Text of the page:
Suns bench comes up big in comeback win

PHOENIX — Alvin Gentry’s lineup purge appears to be the shift that keeps on giving.

But the new-and-improved Suns starting lineup may have settled for a one-night honeymoon. Thanks to some uninspired play against the Hornets on Black Friday night, the new-and-improved (for now, at least) second unit was required to step in and lead a crucial rally.

In what became a 111-108 overtime triumph, the Suns’ second unit lifted Phoenix from four points down going into the fourth quarter and into a six-point advantage by the time starting center Marcin Gortat returned with 4:53 left in regulation.

It should be noted the second unit finished at plus-10 in Wednesday’s trial-run victory over the Trail Blazers. So even though the bench five offers less overall speed than you’ll witness in a relay of garbage trucks, its group success may not be a fluke.

The biggest star turn in the triumph over New Orleans was taken by 17-year veteran center Jermaine O’Neal. One game after Gortat made 11 of 14 shots and scored 22 points, J.O. gave the Suns 13 points (OK, so he was a chilly 6 of 15 from the floor) and 11 rebounds; Gortat returned to a mortal form by supplying only six and five, respectively.

The Suns outscored the Hornets by a nutty 29 points while O’Neal was on the floor.

Also checking in as clutch was P.J. Tucker, whose career-high 15 points included a pair of 3-pointers. What’s the big deal? Well, Tucker — who made a grand total of two 3-pointers from behind the cozy college 3-point line his entire stay at Texas — didn’t make any while working in the Euroleague. Friday’s salvo represented two of three career NBA 3-pointers for Tucker, whose plus-minus on Friday was a measly 25 points.

The bench also received key contributions from new members Luis Scola (10 points) and Jared Dudley (9 points) along with the usual full-court pluck of point guard Sebastian Telfair.

Before bestowing total gratitude upon the reserves, however, starters Goran Dragic and Markieff Morris should take a bow.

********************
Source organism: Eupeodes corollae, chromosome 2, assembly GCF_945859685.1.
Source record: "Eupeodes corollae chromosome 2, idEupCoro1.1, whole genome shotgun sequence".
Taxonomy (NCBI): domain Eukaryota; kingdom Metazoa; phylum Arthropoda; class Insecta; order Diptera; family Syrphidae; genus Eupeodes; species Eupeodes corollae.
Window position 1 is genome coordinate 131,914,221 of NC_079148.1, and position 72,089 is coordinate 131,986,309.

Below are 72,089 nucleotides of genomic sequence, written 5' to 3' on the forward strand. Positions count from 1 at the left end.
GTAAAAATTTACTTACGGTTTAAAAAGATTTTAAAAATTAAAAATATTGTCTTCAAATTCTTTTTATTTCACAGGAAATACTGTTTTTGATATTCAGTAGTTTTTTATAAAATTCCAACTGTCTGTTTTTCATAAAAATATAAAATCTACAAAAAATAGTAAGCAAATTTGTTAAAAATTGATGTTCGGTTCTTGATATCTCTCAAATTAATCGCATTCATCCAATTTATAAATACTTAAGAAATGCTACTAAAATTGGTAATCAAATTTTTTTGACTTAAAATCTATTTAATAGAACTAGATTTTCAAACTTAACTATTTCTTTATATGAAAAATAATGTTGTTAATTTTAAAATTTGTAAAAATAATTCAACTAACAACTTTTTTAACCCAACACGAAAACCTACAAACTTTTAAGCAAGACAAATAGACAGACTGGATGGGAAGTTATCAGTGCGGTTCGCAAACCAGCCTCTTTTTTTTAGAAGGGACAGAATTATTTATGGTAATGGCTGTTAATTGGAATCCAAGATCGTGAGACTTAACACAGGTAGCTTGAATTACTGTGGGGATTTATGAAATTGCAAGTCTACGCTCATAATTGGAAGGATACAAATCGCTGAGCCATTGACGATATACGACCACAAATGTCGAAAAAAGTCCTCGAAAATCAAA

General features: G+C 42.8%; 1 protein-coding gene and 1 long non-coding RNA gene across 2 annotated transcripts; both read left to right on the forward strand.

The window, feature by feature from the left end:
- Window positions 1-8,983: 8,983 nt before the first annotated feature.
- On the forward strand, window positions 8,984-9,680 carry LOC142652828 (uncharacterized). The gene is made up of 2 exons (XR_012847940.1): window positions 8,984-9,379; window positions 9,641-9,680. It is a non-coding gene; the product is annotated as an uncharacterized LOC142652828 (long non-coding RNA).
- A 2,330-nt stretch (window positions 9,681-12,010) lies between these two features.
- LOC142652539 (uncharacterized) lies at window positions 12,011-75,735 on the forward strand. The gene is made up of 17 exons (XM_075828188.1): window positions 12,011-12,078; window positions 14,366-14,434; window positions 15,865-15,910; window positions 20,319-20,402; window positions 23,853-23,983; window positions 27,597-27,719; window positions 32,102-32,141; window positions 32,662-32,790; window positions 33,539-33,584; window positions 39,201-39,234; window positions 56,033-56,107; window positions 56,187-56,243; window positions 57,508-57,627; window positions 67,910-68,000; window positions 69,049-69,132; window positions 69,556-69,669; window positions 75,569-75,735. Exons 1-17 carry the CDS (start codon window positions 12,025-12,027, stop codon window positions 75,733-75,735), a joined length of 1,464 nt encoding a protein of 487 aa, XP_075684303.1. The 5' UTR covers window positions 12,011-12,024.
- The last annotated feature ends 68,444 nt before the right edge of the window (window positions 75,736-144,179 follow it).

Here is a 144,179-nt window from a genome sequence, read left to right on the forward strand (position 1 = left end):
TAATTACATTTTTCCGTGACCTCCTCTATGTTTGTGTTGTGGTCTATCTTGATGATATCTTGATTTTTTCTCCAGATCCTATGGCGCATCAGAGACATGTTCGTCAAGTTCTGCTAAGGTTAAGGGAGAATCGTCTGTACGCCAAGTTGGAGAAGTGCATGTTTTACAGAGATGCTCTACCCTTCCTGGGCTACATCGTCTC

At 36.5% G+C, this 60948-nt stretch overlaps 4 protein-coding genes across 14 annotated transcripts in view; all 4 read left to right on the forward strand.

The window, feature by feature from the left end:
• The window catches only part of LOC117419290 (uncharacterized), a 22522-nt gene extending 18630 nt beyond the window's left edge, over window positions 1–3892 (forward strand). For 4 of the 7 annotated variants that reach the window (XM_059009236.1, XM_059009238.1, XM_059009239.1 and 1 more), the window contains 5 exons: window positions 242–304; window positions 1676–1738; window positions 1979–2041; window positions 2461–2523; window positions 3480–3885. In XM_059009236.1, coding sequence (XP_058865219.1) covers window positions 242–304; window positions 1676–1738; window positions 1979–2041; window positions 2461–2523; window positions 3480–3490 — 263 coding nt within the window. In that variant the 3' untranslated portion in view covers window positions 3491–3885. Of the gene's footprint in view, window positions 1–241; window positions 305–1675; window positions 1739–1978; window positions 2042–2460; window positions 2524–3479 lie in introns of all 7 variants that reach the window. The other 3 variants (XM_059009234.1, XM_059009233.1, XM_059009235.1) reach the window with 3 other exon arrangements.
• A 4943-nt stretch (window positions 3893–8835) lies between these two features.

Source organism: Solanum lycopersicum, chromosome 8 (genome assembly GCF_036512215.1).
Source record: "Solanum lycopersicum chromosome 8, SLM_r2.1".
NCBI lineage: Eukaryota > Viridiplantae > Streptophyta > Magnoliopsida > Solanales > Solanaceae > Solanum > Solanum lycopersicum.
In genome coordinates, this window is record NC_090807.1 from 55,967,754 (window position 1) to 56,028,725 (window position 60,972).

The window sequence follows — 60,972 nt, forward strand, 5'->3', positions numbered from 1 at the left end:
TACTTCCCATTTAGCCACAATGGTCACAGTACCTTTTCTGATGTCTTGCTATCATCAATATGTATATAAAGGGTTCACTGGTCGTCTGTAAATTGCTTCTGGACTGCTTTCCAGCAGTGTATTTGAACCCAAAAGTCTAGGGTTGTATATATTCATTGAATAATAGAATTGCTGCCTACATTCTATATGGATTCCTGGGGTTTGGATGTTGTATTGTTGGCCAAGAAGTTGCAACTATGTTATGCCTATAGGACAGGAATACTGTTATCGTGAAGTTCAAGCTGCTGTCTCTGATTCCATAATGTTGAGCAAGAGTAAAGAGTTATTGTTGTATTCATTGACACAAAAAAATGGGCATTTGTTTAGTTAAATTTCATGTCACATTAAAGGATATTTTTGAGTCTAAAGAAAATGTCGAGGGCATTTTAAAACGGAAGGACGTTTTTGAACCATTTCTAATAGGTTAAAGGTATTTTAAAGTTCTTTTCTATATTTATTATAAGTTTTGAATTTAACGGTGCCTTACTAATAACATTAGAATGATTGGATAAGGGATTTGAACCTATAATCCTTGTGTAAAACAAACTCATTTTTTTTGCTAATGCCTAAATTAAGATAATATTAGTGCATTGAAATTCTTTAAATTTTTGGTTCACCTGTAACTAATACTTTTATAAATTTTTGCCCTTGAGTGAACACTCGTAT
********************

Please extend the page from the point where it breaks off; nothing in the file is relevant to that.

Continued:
After Hornets power forward Ryan Anderson (a career-high 34 points) went nuts from 3 in the third quarter (he made 4 of 6 in that span) and New Orleans went up by 19, Dragic took over by scoring 12 of his 20 points in the period. He also handed out eight dimes for the game, including a pass to Morris for an OT 3-pointer that was either a dagger or letter-opener, depending upon your perspective. It occurred with 49 seconds remaining, put the Suns up by five points and allowed Morris to tie his career high with 22 points. Morris, who made 9 of 12 shots, added a free throw to that number down the OT stretch and is averaging 21 points in his two games since the lineup shift.

Dragic had to fight like mad just to keep pace with New Orleans point guard Greivis Vasquez, a shifty 6-foot-6 playmaker who made 10 of 13 shots, scored 25 points and collected 14 assists.


After starring for a college in northern California, Friday’s mystery guest was drafted by the Suns in the middle of the first round.

He didn’t exactly set the league on fire immediately but still managed to reach his playoff peak in Phoenix by helping the Suns reach the 2010 Western Conference finals. Two unspectacular seasons after that, his march toward free agency eventually provoked a trade for what (so far) seem like modest assets.

But since he never was considered the sun, moon and/or stars of this franchise, Robin Lopez’s first return to Phoenix in an enemy uniform only generated a modest crowd of 14,020 for the showdown co-starring the Suns and Hornets.

Gortat, who knows something about leaving town as a backup center and returning as the starter, offered these respectful words for his former teammate.

“The thing I like most about him is plays hard all the time,” Gortat said of Lopez, who had eight points and seven rebounds in his Phoenix reunion. “We expected him to come and really give everything he had. That’s what you want to do when playing against your former team.”

Lopez received a mixed, almost indifferent reaction during pregame introductions. It might have been a bit worse had Suns fans expected O’Neal to shine for the second consecutive game in Robin’s old role.


The reference is to Michael Beasley’s jersey number, not his production as the starting small forward in Friday’s win.

The common denominator in the Suns’ two-game winning streak: Beasley has had little to do with either of the victories. Against New Orleans, he made 1 of 6 shots, piling up two points and one rebound in a few ticks below 17 minutes.

He did make some nice passes (three assists) but did a poor job defensively of locking onto Al-Farouq Aminu and trailing him around down screens.